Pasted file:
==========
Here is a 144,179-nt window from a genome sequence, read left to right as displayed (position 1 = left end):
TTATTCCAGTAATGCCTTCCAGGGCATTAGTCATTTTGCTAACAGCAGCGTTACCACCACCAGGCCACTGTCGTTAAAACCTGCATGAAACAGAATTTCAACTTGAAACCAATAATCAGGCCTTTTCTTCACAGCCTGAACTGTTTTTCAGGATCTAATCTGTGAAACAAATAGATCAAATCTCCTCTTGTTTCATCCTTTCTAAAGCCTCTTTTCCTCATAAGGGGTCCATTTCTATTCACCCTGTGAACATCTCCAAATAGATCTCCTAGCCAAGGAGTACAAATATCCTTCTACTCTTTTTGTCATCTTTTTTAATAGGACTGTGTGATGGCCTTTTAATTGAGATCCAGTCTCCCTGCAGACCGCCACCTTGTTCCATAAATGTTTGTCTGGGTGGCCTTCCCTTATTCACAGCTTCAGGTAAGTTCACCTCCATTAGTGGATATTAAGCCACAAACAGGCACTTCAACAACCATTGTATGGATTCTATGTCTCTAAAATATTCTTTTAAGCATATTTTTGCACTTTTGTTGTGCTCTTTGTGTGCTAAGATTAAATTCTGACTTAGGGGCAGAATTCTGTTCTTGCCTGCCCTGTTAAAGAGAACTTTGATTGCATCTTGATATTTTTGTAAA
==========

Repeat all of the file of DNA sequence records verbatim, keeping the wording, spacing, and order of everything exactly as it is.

Here is a 144,179-nt window from a genome sequence, read left to right as displayed (position 1 = left end):
TTATTCCAGTAATGCCTTCCAGGGCATTAGTCATTTTGCTAACAGCAGCGTTACCACCACCAGGCCACTGTCGTTAAAACCTGCATGAAACAGAATTTCAACTTGAAACCAATAATCAGGCCTTTTCTTCACAGCCTGAACTGTTTTTCAGGATCTAATCTGTGAAACAAATAGATCAAATCTCCTCTTGTTTCATCCTTTCTAAAGCCTCTTTTCCTCATAAGGGGTCCATTTCTATTCACCCTGTGAACATCTCCAAATAGATCTCCTAGCCAAGGAGTACAAATATCCTTCTACTCTTTTTGTCATCTTTTTTAATAGGACTGTGTGATGGCCTTTTAATTGAGATCCAGTCTCCCTGCAGACCGCCACCTTGTTCCATAAATGTTTGTCTGGGTGGCCTTCCCTTATTCACAGCTTCAGGTAAGTTCACCTCCATTAGTGGATATTAAGCCACAAACAGGCACTTCAACAACCATTGTATGGATTCTATGTCTCTAAAATATTCTTTTAAGCATATTTTTGCACTTTTGTTGTGCTCTTTGTGTGCTAAGATTAAATTCTGACTTAGGGGCAGAATTCTGTTCTTGCCTGCCCTGTTAAAGAGAACTTTGATTGCATCTTGATATTTTTGTAAA